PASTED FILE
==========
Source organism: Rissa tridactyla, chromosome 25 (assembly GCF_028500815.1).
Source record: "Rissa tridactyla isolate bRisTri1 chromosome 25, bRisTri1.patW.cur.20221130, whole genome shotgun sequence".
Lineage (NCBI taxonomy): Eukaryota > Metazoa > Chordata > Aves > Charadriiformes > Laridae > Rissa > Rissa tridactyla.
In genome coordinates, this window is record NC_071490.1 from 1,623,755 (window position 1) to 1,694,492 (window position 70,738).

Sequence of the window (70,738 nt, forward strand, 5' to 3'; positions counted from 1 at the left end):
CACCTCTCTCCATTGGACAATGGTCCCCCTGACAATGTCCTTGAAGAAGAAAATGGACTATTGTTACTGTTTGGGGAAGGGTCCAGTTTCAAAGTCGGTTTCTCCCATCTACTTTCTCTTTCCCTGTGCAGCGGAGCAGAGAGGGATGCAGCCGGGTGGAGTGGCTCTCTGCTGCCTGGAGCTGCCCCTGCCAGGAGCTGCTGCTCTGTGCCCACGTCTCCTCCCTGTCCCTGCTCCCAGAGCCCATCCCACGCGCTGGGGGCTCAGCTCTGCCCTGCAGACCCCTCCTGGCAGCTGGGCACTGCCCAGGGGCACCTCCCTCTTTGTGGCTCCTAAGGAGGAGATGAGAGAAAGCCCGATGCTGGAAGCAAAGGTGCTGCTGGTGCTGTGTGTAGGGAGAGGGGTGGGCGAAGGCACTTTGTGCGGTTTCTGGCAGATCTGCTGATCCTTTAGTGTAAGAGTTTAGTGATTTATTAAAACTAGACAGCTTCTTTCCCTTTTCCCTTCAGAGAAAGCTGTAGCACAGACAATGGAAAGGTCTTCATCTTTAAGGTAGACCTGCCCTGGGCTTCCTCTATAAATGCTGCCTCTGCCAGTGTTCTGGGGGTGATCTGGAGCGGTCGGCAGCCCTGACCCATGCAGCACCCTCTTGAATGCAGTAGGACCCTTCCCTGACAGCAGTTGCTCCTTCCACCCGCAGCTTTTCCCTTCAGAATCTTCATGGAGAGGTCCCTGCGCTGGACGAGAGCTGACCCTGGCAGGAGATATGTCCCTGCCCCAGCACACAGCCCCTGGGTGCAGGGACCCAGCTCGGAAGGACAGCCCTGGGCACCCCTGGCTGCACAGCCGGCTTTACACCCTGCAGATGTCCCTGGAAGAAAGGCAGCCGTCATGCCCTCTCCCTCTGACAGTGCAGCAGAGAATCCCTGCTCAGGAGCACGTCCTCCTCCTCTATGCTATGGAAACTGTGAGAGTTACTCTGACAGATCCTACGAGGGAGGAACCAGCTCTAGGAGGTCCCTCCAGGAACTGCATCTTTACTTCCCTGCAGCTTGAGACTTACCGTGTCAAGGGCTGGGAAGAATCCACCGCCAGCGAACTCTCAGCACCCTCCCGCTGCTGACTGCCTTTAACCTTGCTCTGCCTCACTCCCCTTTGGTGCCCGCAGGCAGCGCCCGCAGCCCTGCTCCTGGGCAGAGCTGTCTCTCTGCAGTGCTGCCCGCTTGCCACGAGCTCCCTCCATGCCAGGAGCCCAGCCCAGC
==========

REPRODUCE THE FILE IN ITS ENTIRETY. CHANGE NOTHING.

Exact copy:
Source organism: Rissa tridactyla, chromosome 25 (assembly GCF_028500815.1).
Source record: "Rissa tridactyla isolate bRisTri1 chromosome 25, bRisTri1.patW.cur.20221130, whole genome shotgun sequence".
Lineage (NCBI taxonomy): Eukaryota > Metazoa > Chordata > Aves > Charadriiformes > Laridae > Rissa > Rissa tridactyla.
In genome coordinates, this window is record NC_071490.1 from 1,623,755 (window position 1) to 1,694,492 (window position 70,738).

Sequence of the window (70,738 nt, forward strand, 5' to 3'; positions counted from 1 at the left end):
CACCTCTCTCCATTGGACAATGGTCCCCCTGACAATGTCCTTGAAGAAGAAAATGGACTATTGTTACTGTTTGGGGAAGGGTCCAGTTTCAAAGTCGGTTTCTCCCATCTACTTTCTCTTTCCCTGTGCAGCGGAGCAGAGAGGGATGCAGCCGGGTGGAGTGGCTCTCTGCTGCCTGGAGCTGCCCCTGCCAGGAGCTGCTGCTCTGTGCCCACGTCTCCTCCCTGTCCCTGCTCCCAGAGCCCATCCCACGCGCTGGGGGCTCAGCTCTGCCCTGCAGACCCCTCCTGGCAGCTGGGCACTGCCCAGGGGCACCTCCCTCTTTGTGGCTCCTAAGGAGGAGATGAGAGAAAGCCCGATGCTGGAAGCAAAGGTGCTGCTGGTGCTGTGTGTAGGGAGAGGGGTGGGCGAAGGCACTTTGTGCGGTTTCTGGCAGATCTGCTGATCCTTTAGTGTAAGAGTTTAGTGATTTATTAAAACTAGACAGCTTCTTTCCCTTTTCCCTTCAGAGAAAGCTGTAGCACAGACAATGGAAAGGTCTTCATCTTTAAGGTAGACCTGCCCTGGGCTTCCTCTATAAATGCTGCCTCTGCCAGTGTTCTGGGGGTGATCTGGAGCGGTCGGCAGCCCTGACCCATGCAGCACCCTCTTGAATGCAGTAGGACCCTTCCCTGACAGCAGTTGCTCCTTCCACCCGCAGCTTTTCCCTTCAGAATCTTCATGGAGAGGTCCCTGCGCTGGACGAGAGCTGACCCTGGCAGGAGATATGTCCCTGCCCCAGCACACAGCCCCTGGGTGCAGGGACCCAGCTCGGAAGGACAGCCCTGGGCACCCCTGGCTGCACAGCCGGCTTTACACCCTGCAGATGTCCCTGGAAGAAAGGCAGCCGTCATGCCCTCTCCCTCTGACAGTGCAGCAGAGAATCCCTGCTCAGGAGCACGTCCTCCTCCTCTATGCTATGGAAACTGTGAGAGTTACTCTGACAGATCCTACGAGGGAGGAACCAGCTCTAGGAGGTCCCTCCAGGAACTGCATCTTTACTTCCCTGCAGCTTGAGACTTACCGTGTCAAGGGCTGGGAAGAATCCACCGCCAGCGAACTCTCAGCACCCTCCCGCTGCTGACTGCCTTTAACCTTGCTCTGCCTCACTCCCCTTTGGTGCCCGCAGGCAGCGCCCGCAGCCCTGCTCCTGGGCAGAGCTGTCTCTCTGCAGTGCTGCCCGCTTGCCACGAGCTCCCTCCATGCCAGGAGCCCAGCCCAGC